While the two women were working together, the Muslim woman had refused water from Bibi on the grounds that it was “unclean” because it had been handled by a Christian.
The Muslim woman, together with her sister, were the only two witnesses in the case, but the defence failed to convince the appeals judges that their evidence lacked credibility.
In the High Court appeal hearing in October 2014, Bibi’s lawyer, Naeem Shakir, argued that the main complainant in the case, the local Muslim cleric Mohamed Salaam, had not heard Bibi blaspheme, and that his original complaint had been lodged five days after the women’s quarrel. Shakir argued in his appeal that during the trial the only reason given for this delay was “deliberation and consultation”, and said that Salaam had acknowledged this in court.
Salaam was filmed by an international film crew who made a film about Bibi in May/June 2014, saying that it is his religious obligation to defend the dignity of Muhammad and that is why he decided to be a witness before the court. He only heard Bibi allegedly confess to blasphemy when she had been brought before a village council several days after the quarrel.
Her other main accuser, Mohamed Imran, the owner of the field in which she worked, had not been present at the time of the quarrel either; he was away from the village.
Bibi’s case attracted widespread global attention, much of it critical of Pakistan’s anti-blasphemy laws, which critics contend are routinely abused as a pretext to settle personal scores. Two prominent Pakistani politicians were assassinated in 2010 after they spoke publicly in Bibi’s defence.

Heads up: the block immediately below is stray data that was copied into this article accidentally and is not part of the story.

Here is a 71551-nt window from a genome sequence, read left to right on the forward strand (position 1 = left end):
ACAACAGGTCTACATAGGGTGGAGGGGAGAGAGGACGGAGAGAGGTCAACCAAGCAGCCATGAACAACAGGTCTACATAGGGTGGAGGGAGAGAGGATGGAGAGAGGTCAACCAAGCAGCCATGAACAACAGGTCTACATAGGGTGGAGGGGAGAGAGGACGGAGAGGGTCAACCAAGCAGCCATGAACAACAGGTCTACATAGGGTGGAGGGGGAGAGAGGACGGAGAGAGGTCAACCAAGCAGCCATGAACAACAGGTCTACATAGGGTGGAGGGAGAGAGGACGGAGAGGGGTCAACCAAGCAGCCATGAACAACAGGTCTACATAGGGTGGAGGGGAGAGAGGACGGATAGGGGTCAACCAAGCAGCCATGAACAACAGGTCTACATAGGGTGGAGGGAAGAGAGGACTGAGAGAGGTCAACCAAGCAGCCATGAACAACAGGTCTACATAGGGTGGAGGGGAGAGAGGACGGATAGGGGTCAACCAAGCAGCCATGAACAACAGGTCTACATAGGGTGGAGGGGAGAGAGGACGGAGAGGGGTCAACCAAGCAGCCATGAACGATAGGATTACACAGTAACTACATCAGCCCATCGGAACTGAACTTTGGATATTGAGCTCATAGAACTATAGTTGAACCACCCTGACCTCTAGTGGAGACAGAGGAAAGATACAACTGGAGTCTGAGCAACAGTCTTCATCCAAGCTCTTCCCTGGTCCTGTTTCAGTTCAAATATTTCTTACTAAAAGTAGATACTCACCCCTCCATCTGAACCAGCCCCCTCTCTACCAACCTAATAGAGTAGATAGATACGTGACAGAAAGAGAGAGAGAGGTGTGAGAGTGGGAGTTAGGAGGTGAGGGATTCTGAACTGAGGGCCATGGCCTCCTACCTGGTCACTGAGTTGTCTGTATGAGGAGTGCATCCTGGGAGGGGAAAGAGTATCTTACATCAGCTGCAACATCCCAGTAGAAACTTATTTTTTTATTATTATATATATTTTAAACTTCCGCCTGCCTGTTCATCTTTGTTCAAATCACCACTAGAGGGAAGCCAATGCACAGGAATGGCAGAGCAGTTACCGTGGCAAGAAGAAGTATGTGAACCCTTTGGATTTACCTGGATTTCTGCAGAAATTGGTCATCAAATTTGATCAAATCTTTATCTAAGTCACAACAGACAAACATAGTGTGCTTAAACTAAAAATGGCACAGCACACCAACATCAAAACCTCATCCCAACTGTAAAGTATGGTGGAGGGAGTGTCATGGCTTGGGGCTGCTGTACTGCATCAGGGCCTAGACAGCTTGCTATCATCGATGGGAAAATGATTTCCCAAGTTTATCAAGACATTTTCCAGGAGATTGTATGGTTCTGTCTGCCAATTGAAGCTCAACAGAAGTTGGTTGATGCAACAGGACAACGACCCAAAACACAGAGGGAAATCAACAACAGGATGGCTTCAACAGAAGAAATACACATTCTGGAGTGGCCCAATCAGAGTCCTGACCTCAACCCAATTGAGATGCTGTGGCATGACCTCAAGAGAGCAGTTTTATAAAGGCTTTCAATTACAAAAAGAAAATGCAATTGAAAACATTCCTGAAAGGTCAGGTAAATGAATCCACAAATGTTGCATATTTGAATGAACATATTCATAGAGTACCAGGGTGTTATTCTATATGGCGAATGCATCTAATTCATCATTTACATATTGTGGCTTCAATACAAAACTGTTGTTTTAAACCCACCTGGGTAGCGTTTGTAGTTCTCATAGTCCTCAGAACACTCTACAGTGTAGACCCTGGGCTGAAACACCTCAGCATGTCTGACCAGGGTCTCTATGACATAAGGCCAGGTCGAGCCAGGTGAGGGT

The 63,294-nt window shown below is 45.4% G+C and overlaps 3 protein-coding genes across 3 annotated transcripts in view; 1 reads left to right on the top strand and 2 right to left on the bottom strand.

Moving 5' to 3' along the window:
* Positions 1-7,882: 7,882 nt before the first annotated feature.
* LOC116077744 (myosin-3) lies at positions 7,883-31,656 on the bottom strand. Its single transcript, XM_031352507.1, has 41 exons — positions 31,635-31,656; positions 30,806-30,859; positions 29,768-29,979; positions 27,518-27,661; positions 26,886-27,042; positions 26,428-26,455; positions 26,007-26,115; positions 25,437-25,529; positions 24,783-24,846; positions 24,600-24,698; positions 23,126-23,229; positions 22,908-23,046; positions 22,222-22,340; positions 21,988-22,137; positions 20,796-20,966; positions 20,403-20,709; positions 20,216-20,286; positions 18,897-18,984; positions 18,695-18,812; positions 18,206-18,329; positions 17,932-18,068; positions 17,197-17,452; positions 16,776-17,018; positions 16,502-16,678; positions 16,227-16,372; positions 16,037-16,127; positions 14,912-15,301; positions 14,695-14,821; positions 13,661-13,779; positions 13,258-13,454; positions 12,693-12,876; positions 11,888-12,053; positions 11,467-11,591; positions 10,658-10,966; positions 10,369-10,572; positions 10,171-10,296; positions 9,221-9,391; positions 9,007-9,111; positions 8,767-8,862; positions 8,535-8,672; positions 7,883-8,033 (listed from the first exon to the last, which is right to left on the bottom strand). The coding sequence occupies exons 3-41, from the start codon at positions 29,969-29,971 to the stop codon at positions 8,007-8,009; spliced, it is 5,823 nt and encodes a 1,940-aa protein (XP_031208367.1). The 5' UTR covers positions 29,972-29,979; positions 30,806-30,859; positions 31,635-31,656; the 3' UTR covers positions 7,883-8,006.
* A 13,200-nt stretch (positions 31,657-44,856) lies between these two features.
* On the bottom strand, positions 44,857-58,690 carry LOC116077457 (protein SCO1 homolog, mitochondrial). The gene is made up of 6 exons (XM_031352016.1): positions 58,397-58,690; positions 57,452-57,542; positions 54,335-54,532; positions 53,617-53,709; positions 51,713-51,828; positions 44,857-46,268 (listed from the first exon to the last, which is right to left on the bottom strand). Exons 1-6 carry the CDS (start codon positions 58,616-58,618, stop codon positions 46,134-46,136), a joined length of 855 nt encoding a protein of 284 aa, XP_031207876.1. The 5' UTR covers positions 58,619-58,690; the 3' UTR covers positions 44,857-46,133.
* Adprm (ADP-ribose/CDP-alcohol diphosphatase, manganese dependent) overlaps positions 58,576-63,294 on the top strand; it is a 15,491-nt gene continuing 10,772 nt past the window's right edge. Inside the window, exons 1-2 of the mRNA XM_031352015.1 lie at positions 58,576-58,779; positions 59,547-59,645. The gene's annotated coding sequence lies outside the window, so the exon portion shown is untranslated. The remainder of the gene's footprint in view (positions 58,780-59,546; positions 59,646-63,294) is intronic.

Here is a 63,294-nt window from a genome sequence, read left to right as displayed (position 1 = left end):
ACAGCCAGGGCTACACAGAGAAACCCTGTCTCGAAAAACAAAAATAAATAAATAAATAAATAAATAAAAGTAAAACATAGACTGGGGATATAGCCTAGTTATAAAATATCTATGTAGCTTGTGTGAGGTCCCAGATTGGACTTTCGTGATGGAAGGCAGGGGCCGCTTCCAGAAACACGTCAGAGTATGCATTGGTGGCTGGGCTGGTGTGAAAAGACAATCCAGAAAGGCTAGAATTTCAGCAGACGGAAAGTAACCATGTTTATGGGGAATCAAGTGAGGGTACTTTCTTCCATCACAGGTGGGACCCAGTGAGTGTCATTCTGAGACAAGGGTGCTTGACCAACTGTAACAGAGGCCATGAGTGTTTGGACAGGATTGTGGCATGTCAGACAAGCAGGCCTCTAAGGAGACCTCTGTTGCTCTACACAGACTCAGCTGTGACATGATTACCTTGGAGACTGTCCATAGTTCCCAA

Blasphemy Law is Revenge Instrument in Pakistan
John R. Houk
© July 19, 2017
ISLAMISTS IN PAKISTAN ACCUSE CHRISTIAN MINOR OF BLASPHEMING ISLAM’S PROPHET
About the writer: Dan Wooding, 76, is an award-winning winning author, broadcaster and journalist who was born in Nigeria of British missionary parents, and is now living in Southern California with his wife Norma, to whom he has been married for more than 54 years. They have two sons, Andrew and Peter, and six grandchildren who all live in the UK. Dan is the founder and international director of ASSIST (Aid to Special Saints in Strategic Times) and the ASSIST News Service (ANS). He is also the author of some 45 books and has two US-based TV programs –- “Windows on the World” (with Garry Ansdell) and “Inside Hollywood with Dan Wooding” — which are both broadcast on the Holy Spirit Broadcasting Network (http://hsbn.tv/), and also a weekly radio show called “Front Page Radio” on the KWVE Radio Network (www.kwve.com).
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Pakistani Christian boy, 16, charged with blasphemy for discussing his faith